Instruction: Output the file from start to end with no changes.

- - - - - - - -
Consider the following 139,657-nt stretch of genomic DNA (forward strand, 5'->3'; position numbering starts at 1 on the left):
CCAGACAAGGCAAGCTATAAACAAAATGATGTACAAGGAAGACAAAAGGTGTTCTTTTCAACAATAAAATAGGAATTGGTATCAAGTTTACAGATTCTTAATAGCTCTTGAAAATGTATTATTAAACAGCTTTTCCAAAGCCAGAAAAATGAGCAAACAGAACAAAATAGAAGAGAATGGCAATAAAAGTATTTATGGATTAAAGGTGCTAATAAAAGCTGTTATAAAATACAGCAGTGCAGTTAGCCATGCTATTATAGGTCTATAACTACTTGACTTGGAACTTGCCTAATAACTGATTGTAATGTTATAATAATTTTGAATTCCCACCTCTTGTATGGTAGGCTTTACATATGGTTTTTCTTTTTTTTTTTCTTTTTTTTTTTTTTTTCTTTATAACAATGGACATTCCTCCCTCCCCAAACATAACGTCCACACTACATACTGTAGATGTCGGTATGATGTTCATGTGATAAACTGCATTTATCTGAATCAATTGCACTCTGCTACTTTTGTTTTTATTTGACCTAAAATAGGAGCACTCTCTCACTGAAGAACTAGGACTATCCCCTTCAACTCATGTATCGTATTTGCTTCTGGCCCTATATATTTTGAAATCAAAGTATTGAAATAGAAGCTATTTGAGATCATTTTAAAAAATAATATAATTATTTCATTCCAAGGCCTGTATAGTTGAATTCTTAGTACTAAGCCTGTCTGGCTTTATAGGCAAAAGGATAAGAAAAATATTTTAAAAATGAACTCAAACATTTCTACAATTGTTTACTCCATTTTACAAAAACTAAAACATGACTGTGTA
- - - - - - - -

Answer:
Consider the following 139,657-nt stretch of genomic DNA (forward strand, 5'->3'; position numbering starts at 1 on the left):
CCAGACAAGGCAAGCTATAAACAAAATGATGTACAAGGAAGACAAAAGGTGTTCTTTTCAACAATAAAATAGGAATTGGTATCAAGTTTACAGATTCTTAATAGCTCTTGAAAATGTATTATTAAACAGCTTTTCCAAAGCCAGAAAAATGAGCAAACAGAACAAAATAGAAGAGAATGGCAATAAAAGTATTTATGGATTAAAGGTGCTAATAAAAGCTGTTATAAAATACAGCAGTGCAGTTAGCCATGCTATTATAGGTCTATAACTACTTGACTTGGAACTTGCCTAATAACTGATTGTAATGTTATAATAATTTTGAATTCCCACCTCTTGTATGGTAGGCTTTACATATGGTTTTTCTTTTTTTTTTTCTTTTTTTTTTTTTTTTCTTTATAACAATGGACATTCCTCCCTCCCCAAACATAACGTCCACACTACATACTGTAGATGTCGGTATGATGTTCATGTGATAAACTGCATTTATCTGAATCAATTGCACTCTGCTACTTTTGTTTTTATTTGACCTAAAATAGGAGCACTCTCTCACTGAAGAACTAGGACTATCCCCTTCAACTCATGTATCGTATTTGCTTCTGGCCCTATATATTTTGAAATCAAAGTATTGAAATAGAAGCTATTTGAGATCATTTTAAAAAATAATATAATTATTTCATTCCAAGGCCTGTATAGTTGAATTCTTAGTACTAAGCCTGTCTGGCTTTATAGGCAAAAGGATAAGAAAAATATTTTAAAAATGAACTCAAACATTTCTACAATTGTTTACTCCATTTTACAAAAACTAAAACATGACTGTGTA